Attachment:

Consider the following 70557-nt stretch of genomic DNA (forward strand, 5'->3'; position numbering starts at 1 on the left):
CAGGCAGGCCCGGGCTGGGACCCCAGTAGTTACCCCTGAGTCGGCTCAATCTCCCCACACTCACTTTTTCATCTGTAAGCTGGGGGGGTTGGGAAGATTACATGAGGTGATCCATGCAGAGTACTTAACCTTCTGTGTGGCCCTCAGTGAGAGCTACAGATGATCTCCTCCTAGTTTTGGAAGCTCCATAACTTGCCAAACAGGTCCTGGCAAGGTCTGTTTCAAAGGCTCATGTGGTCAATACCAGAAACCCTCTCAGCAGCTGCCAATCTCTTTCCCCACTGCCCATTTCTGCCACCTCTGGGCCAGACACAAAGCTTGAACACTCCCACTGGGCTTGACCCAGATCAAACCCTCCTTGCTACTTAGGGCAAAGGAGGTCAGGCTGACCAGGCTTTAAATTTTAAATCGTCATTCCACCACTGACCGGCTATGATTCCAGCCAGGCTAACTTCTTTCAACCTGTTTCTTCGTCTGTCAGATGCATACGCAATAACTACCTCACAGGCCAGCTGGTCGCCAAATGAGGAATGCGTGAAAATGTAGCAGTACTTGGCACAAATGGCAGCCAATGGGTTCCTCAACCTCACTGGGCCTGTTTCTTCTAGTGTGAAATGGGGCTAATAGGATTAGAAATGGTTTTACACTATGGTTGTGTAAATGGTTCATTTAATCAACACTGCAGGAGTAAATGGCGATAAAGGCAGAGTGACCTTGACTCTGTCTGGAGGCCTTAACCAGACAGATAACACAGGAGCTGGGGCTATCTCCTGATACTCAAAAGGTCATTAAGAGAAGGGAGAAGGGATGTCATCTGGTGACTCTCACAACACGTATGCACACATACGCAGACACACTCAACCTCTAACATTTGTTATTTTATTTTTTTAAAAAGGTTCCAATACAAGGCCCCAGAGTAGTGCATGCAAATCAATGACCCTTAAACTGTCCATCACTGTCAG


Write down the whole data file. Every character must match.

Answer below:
Consider the following 70557-nt stretch of genomic DNA (forward strand, 5'->3'; position numbering starts at 1 on the left):
CAGGCAGGCCCGGGCTGGGACCCCAGTAGTTACCCCTGAGTCGGCTCAATCTCCCCACACTCACTTTTTCATCTGTAAGCTGGGGGGGTTGGGAAGATTACATGAGGTGATCCATGCAGAGTACTTAACCTTCTGTGTGGCCCTCAGTGAGAGCTACAGATGATCTCCTCCTAGTTTTGGAAGCTCCATAACTTGCCAAACAGGTCCTGGCAAGGTCTGTTTCAAAGGCTCATGTGGTCAATACCAGAAACCCTCTCAGCAGCTGCCAATCTCTTTCCCCACTGCCCATTTCTGCCACCTCTGGGCCAGACACAAAGCTTGAACACTCCCACTGGGCTTGACCCAGATCAAACCCTCCTTGCTACTTAGGGCAAAGGAGGTCAGGCTGACCAGGCTTTAAATTTTAAATCGTCATTCCACCACTGACCGGCTATGATTCCAGCCAGGCTAACTTCTTTCAACCTGTTTCTTCGTCTGTCAGATGCATACGCAATAACTACCTCACAGGCCAGCTGGTCGCCAAATGAGGAATGCGTGAAAATGTAGCAGTACTTGGCACAAATGGCAGCCAATGGGTTCCTCAACCTCACTGGGCCTGTTTCTTCTAGTGTGAAATGGGGCTAATAGGATTAGAAATGGTTTTACACTATGGTTGTGTAAATGGTTCATTTAATCAACACTGCAGGAGTAAATGGCGATAAAGGCAGAGTGACCTTGACTCTGTCTGGAGGCCTTAACCAGACAGATAACACAGGAGCTGGGGCTATCTCCTGATACTCAAAAGGTCATTAAGAGAAGGGAGAAGGGATGTCATCTGGTGACTCTCACAACACGTATGCACACATACGCAGACACACTCAACCTCTAACATTTGTTATTTTATTTTTTTAAAAAGGTTCCAATACAAGGCCCCAGAGTAGTGCATGCAAATCAATGACCCTTAAACTGTCCATCACTGTCAG